Significantly, the trees have a sex - female, in Carr's thinking; their pain is hers. Her paintings of stumps often continue the theme of scarred flesh; they read like amputations. Loggers Culls (1935; Vancouver Art Gallery), Stumps and Sky (c. 1934; Vancouver Art Gallery), and Swaying are three examples of such imagery. In the latter painting surviving trees stand like sentinels in a graveyard of stumps. On the other hand, when Carr entitles a painting Laughing Forest or Happiness (both c. 1939; private collections), we can be sure that she is projecting her own positive emotions onto the forest. The trees seem, at times, to be singing, a concept known to O'Keeffe as well. Georgia O'Keeffe wrote In 1915 of "the woods turning bright ... and the pines singing," but the words could as easily have been Carr's."

In their seasonal and annual cycles, trees offered Carr the constant prospect of renewal. She tapped their energy for her own work. Musing on reawakening her strength at age sixty-nine, she wrote: "I think I shall start new growth, not the furious forcing of young growth but a more leisurely expansion, fed from maturity, like topmost boughs reflecting the blue of the sky." A painting such as Scorned as Timber, Beloved of the Sky expresses that vision of high waving foliage, reaching upward for release and renewal in nature.

Often release took the form of spiritual redemption for Carr, whose religious wanderings brought her eventualy to a highly personal form of Christianity. The forest as religious refuge is expressed in such paintings as Cedar Sanctuary and Wood Interior (c. 1929-30; private collection), which frame space as if it were within sacred precincts. The interiority there is the visual correlative of her own internal questioning: "Why do you go back and back to the woods unsatisfied, longing to express something that is there and not able to find it? This I know, I shall not find it until it comes out of my inner self, until the God quality in me is in tune with the God in it."

Carr's trees form the axis around which her work rotates. Whether she studied them as native totem poles, as foliage curtains in living walls of jungle, as whirling, spiraling young evergreens against the sky, as murdered stumps, or as pillars within her intimate forest sanctuaries, Carr's trees form the thematic and formal scaffolding upon which her whole oeuvre was constructed.

- From "Carr, O'Keeffe, Kahlo: Places of Their Own"

extracted from Art History Online. Please click here to see the article in its original context.

Wednesday, December 29, 2010

Emily Carr on Trees: essay, part 1

Emily Carr's Trees

Emily Carr experienced an ecstatic identification with the spirit of nature, particularly as she found it in British Columbia. There the cool, gray climate, the proximity of water and most particularly the presence of trees offered her endless opportunity for artistic reflection and growth.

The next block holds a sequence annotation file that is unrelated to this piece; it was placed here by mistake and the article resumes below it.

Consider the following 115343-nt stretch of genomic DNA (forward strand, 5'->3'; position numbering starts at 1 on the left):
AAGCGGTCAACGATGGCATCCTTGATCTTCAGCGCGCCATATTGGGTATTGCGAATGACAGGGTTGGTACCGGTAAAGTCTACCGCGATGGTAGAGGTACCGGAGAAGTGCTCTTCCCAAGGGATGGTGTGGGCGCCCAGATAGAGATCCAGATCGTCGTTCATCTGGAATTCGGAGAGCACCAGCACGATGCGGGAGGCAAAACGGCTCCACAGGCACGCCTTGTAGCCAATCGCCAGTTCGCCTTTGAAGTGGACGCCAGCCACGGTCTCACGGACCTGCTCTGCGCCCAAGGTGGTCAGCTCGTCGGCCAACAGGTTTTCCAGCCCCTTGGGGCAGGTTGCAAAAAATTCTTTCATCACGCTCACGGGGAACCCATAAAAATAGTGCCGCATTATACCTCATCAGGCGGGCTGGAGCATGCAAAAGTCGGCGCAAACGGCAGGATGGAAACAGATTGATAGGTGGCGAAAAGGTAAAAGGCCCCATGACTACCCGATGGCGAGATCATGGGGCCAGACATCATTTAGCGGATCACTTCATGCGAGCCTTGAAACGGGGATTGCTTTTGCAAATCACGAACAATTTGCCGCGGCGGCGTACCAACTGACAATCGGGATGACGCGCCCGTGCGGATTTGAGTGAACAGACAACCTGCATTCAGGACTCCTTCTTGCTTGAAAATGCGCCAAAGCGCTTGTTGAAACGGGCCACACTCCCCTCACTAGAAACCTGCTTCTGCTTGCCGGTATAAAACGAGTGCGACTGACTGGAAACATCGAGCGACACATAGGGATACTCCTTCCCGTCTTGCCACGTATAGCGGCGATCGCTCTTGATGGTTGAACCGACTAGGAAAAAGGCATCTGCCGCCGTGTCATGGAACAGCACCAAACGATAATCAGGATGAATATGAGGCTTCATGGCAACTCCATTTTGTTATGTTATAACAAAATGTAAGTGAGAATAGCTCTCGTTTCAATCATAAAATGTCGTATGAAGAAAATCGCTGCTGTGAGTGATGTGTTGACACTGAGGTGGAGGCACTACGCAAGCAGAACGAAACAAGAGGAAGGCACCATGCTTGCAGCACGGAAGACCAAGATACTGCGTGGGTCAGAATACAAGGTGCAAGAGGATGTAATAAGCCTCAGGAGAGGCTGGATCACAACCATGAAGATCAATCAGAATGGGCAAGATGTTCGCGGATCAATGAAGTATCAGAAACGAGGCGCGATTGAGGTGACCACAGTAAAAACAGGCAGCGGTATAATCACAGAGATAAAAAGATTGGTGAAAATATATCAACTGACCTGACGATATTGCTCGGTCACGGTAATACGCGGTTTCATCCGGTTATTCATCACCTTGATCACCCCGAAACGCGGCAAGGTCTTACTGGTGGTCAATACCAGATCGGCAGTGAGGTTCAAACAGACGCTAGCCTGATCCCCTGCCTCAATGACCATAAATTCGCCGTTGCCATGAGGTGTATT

To speak of Emily Carr's trees is to seize on the central subject of her work, both as metaphor and form. Like a great axis mundi, the tree centers and grounds most of her paintings. And as a mythico-ritual subject in Carr's work, the tree corresponds in importance to the centerpost often present in her paintings of the homes of native peoples in the Pacific Northwest.

In 1935 Carr spoke before a literary society in Victoria about her art, a talk later published as "The Something Plus in a Work of Art." That "something," Carr explained, was what characterized great works of art - a kind of spiritual connection between the artist and an ideal. It was a connection that echoed Plato as well as the transcendentalists, whom she quoted. But it was more. Carr also brought the Japanese concept of Sei Do into her definition: "the transfusion into the work of the felt nature of the thing to be painted." Like Georgia O'Keeffe, Carr was receptive to principles and practices of Asian art. Carr's influences were received via other artists, particularly Mark Tobey, whose advice and teaching she had sought a few years earlier.

The felt nature of the thing - its essence, its distinguishing core. For a painter whose chief subject was trees, Sei Do was treeness, and the expression of it her life's work. Carr had begun to discover its power very early in her career, when she animated trees in a 1905 political cartoon for a Victoria weekly periodical. Captioned "The Inartistic Alderman and the Realistic Nightmare," the cartoon was accompanied by the following poem:

"Ye ghosts of all the dear old trees, The oak, the elm, the ash, Nightly those gentlemen go tease, Who hew you down like trash."

Carr, it seems, had already seen the dangers posed by unrestrained tree cutting, a cause she would champion all her life. Trees, she suggests, possess a life of their own and should not be wantonly felled. It was an idea that was rarely popular in British Columbia, where the logging industry yearly consumed ever more of the virgin forests. Cartooning could not hold Carr's interest for long; she was after something more deeply expressive in the forest. In 1934 she chastised herself for flagging in her work: "I am hedging, not facing the problem before me how to express the forest - pretending I must do this and that first ... but the other should come first; it's my job."